When Judas would have discovered Jesus, He would have been the hottest new “fad,” who attracted quite a following from all levels of the society. And if ever an opportunity was present in a situation this would be that situation. He probably was not certain at first how exactly he could exploit this situation, but he determined to monitor the operations of Christ and when the opportunity presented itself he would make his move. Obviously, Judas was not interested in Jesus per se, he only saw Him as a way out of his current jam. Invariably however the power of Christ’s influence could not be entirely nullified from impacting Judas. Judas didn’t accept Jesus, but he understood a lot about Him, and though he probably would have denied that fact he had been changed, even as he locked the deal with the enemies of Christ, Christ had awakened his moral cognizance. And so whereas he would have calculated that the Jewish leaders had no power to capture Christ against His will, the long awaited opportunity had come, for Judas convinced them that he could arrange for the seizing of Jesus… for a price of course. But when he saw that Christ was indeed captured, and that He faced unavoidable death at the hands of the heartless Romans and at the behest and conniving of the ruthless Jewish leaders, Judas was overcome by guilt, for he had “betrayed the innocent blood.” Matt. 27:4. Here the story for Judas ends with him hanging himself; choosing the path of eternal separation from God, even as Christ was dying for him, and herein lays his fundamental flaw.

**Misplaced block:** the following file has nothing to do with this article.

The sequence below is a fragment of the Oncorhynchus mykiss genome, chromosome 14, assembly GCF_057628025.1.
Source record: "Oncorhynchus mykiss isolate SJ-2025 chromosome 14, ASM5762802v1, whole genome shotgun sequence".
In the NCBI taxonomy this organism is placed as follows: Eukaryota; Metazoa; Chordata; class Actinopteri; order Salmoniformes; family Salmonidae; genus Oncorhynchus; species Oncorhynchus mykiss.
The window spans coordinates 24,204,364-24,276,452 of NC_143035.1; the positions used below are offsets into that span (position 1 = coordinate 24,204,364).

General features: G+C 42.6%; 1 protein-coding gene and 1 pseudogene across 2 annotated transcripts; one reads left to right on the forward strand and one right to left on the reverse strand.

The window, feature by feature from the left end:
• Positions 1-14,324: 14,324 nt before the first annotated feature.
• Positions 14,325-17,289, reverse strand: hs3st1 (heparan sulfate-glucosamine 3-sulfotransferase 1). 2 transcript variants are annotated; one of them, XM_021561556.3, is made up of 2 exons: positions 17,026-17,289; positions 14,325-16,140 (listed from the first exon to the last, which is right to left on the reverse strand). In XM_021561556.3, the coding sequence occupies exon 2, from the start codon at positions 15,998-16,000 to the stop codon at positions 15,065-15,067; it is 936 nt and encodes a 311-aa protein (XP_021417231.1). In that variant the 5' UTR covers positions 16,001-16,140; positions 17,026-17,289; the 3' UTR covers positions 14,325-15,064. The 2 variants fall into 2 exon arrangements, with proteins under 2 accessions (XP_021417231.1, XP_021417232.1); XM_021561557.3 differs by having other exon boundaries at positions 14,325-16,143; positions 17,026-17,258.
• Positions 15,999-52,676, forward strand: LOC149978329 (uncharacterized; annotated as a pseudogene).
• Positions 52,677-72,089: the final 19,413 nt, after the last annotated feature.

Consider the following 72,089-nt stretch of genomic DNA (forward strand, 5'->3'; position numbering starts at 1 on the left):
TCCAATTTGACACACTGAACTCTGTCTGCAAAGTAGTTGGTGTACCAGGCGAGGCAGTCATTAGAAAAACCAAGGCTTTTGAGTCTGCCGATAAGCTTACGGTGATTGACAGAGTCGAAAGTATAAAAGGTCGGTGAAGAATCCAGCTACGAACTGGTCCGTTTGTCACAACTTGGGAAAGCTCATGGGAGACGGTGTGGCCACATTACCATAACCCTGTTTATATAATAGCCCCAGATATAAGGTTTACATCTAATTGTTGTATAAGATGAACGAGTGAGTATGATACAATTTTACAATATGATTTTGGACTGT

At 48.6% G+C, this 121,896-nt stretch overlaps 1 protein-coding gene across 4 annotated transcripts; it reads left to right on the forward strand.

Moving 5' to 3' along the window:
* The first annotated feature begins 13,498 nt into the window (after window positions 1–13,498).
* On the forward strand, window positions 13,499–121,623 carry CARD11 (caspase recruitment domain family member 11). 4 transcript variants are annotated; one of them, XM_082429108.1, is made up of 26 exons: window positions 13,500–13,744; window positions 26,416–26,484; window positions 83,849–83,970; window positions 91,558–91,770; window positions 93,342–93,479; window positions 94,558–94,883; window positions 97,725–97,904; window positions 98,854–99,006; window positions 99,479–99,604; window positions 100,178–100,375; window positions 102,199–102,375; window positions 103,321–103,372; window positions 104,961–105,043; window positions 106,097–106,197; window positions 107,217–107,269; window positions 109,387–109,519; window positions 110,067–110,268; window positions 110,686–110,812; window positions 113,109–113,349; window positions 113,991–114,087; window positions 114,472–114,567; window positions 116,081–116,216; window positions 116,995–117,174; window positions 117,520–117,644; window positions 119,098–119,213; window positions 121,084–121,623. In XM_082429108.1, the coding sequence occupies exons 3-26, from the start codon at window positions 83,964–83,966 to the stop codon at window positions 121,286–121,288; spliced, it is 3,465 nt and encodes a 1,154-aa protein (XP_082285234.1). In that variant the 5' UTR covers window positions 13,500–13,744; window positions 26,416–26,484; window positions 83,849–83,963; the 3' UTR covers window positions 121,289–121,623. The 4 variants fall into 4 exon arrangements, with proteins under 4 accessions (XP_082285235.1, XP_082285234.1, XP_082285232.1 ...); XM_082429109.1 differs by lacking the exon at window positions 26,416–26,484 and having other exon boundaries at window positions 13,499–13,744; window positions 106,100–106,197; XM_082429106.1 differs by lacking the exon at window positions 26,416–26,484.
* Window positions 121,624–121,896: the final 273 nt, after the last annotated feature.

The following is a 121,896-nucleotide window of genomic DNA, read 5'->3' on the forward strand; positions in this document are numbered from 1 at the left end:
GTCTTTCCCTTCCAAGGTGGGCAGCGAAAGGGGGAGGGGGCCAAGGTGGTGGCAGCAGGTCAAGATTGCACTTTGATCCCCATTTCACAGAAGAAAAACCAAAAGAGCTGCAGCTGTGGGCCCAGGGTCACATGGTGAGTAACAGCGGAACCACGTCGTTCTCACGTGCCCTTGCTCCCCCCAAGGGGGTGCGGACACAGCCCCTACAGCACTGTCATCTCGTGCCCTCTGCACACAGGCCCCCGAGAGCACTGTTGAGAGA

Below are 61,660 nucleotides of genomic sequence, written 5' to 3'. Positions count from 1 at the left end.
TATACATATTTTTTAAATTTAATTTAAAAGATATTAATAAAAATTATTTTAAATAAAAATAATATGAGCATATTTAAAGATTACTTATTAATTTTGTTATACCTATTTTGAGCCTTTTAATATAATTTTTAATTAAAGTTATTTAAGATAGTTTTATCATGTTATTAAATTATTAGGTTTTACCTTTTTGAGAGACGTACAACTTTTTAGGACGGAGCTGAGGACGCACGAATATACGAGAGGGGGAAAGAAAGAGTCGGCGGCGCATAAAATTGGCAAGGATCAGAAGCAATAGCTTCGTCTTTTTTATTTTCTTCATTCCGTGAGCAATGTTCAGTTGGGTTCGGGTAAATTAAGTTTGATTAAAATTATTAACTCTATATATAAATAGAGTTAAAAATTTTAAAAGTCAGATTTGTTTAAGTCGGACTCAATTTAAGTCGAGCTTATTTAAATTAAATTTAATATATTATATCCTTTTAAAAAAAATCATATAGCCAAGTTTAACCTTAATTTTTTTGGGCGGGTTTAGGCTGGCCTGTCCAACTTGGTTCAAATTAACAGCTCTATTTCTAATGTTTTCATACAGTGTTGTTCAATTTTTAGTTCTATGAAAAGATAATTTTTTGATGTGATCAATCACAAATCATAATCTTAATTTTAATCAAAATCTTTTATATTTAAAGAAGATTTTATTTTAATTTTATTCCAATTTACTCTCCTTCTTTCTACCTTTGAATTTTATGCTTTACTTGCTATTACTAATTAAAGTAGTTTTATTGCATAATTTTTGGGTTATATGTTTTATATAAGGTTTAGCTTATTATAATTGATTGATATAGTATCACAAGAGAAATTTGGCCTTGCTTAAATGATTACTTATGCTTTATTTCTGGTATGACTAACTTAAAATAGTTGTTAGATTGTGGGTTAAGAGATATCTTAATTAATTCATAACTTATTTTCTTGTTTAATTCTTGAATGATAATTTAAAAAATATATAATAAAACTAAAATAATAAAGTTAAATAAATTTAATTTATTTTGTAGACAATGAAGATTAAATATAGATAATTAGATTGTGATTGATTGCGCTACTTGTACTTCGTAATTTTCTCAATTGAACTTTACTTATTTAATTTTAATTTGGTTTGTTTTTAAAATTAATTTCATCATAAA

Judas’ fundamental flaw is: not that he had ambition and a sense of direction that he wanted his life to take; not that he sought for and exploited an opportunity that resided in Christ; not that he formed alliances. Judas’ fundamental flaw was that he missed the true value that Christ afforded him. He had consistently resisted every appeal to the conscience that Christ had wrought with His winsome ways. And so unlike Peter, who not only desired earthly greatness like everyone else, but allowed Jesus into his heart; allowing himself to be pulled in by the cords of love, when he denied Christ knew that there was still forgiveness and acceptance with Him. Chances are Judas never took the time to discover that about Jesus.
I wouldn’t be surprised if Judas actually liked Jesus; respected Him even. I wouldn’t be surprised if he really didn’t intend for Jesus to be hurt in anyway, he probably only wanted to “teach” these detractors of the Saviour of all mankind a lesson… at a premium cost of course. He would have likely calculated that Jesus would save Himself, and he (Judas) would be thirty pieces of silver the richer. There would be nothing that these devious leaders could do – he had kept his end of the bargain and had taken them to Jesus – a deal’s a deal. For what Judas had set out to accomplish, it seemed a foolproof plan. And…it was: He did his self-assessment and understood where he was with respect to where he wanted to be; he determined that he needed to align himself to achieve his goal; he developed the relationships appropriate to what he determined he needed to accomplish; he decided on a specific course of action to get him his desired outcome. That these actions were wrongly motivated and misapplied in no way minimizes the value of carrying out the actions. And so of a truth Judas’ life does have many positive lessons that, correctly applied, would enrich the observer’s life and accomplishments. After all his story is a part of the featured stories of the Holy Writings.